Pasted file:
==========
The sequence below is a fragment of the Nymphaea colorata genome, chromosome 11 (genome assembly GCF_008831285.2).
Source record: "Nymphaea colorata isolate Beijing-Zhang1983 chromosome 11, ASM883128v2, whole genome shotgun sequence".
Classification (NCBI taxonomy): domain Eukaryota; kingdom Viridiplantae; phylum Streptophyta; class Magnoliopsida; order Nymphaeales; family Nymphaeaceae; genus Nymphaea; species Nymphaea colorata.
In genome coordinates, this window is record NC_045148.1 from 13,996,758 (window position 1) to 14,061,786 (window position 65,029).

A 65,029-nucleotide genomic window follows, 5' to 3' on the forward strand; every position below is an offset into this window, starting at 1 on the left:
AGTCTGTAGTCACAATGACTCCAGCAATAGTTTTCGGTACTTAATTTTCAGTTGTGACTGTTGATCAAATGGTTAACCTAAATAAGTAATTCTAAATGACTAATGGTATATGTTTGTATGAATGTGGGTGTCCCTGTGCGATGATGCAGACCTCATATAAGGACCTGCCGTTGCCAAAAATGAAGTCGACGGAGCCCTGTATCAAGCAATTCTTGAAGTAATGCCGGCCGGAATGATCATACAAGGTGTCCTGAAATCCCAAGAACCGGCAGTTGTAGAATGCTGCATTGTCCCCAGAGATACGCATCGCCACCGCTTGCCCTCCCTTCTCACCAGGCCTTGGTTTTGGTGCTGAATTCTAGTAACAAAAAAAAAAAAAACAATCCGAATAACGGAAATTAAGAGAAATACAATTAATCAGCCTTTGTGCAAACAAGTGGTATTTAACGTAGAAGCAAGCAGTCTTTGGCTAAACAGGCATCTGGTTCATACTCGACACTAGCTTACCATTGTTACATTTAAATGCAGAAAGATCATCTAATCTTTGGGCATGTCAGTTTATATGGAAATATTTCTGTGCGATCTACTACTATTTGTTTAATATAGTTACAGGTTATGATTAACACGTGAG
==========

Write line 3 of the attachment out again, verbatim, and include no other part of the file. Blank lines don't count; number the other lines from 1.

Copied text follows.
Classification (NCBI taxonomy): domain Eukaryota; kingdom Viridiplantae; phylum Streptophyta; class Magnoliopsida; order Nymphaeales; family Nymphaeaceae; genus Nymphaea; species Nymphaea colorata.